The federal Personal Responsibility and Work Opportunity Reconciliation Act of 1996 was the
most sweeping overhaul of the U.S. welfare program for poor families with children since its
inception in the 1935 Social Security Act. To comply with the new federal law, California passed
its Temporary Assistance to Needy Families plan in August 1997. Counties began implementing
the new program, CalWORKs (California Work Opportunity and Responsibility to Kids), on
January 1, 1998.
The federal law increased work participation requirements for able-bodied adults and restricted
the circumstances under which recipients can be exempted from working or engaging in workrelated
activities. If adults fail to comply with program rules without good cause, states reduce or
eliminate cash aid to their households. These sanctions, or the threat of these sanctions, are
intended both to motivate recipients to comply with work-related program requirements and, for
those under sanction, to hasten their return to compliance (generally referred to as “curing” or
“lifting” the sanctions).
The federal legislation gave states some leeway in defining the terms of recipient compliance and
in prescribing the severity of the sanction for noncompliance. In California, CalWORKs requires
adult heads of single-parent families to engage in 32 hours a week of work and work-related
activities averaged over a month (the federal minimum in order to count toward the state’s work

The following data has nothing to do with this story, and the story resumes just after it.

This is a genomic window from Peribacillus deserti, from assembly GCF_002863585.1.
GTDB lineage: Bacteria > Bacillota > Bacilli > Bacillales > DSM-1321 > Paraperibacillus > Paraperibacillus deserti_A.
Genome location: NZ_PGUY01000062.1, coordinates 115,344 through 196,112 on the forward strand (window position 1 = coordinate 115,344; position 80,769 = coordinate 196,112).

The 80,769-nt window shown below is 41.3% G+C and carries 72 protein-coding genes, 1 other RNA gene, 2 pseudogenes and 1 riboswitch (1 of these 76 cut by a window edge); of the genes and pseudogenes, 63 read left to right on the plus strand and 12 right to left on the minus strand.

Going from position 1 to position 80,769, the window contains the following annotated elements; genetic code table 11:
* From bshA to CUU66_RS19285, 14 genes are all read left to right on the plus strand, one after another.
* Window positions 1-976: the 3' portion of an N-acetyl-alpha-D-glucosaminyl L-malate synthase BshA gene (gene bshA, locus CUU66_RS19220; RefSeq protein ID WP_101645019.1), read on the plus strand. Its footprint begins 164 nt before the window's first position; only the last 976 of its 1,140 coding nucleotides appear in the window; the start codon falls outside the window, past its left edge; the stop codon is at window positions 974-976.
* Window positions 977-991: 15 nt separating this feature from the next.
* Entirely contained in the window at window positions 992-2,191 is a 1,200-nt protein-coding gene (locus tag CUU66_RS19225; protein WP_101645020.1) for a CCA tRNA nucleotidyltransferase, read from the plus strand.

participation rate requirement is 30 hours). As under prior law, California imposes partial-family
sanctions: a reduced cash grant to children in families in which the adult or adults have lost
assistance because of noncompliance. In California, the policy did not change markedly, but
sanctions are imposed more frequently than under the Greater Avenues for Independence
(GAIN) program, the predecessor to CalWORKs.
In order to better understand how California counties administer sanctions, the University of
California’s Welfare Policy Research Project commissioned a study to answer six questions:
(1) How do counties implement sanction procedures prescribed by CalWORKs? (2) How, if at
all, do counties attempt to prevent sanctions, and how do they help recipients to lift a sanction
once it has been imposed? (3) How knowledgeable are county welfare workers about
CalWORKs sanction policies, and (4) what opinions do they hold about the purpose and efficacy
of sanctions? (5) How well do recipients in these counties understand sanction policies, and (6)
what have their experiences been with these policies? To address these questions, we examined
in depth the sanction policies and procedures in four highly disparate counties: Alameda, Fresno,
Kern, and San Diego.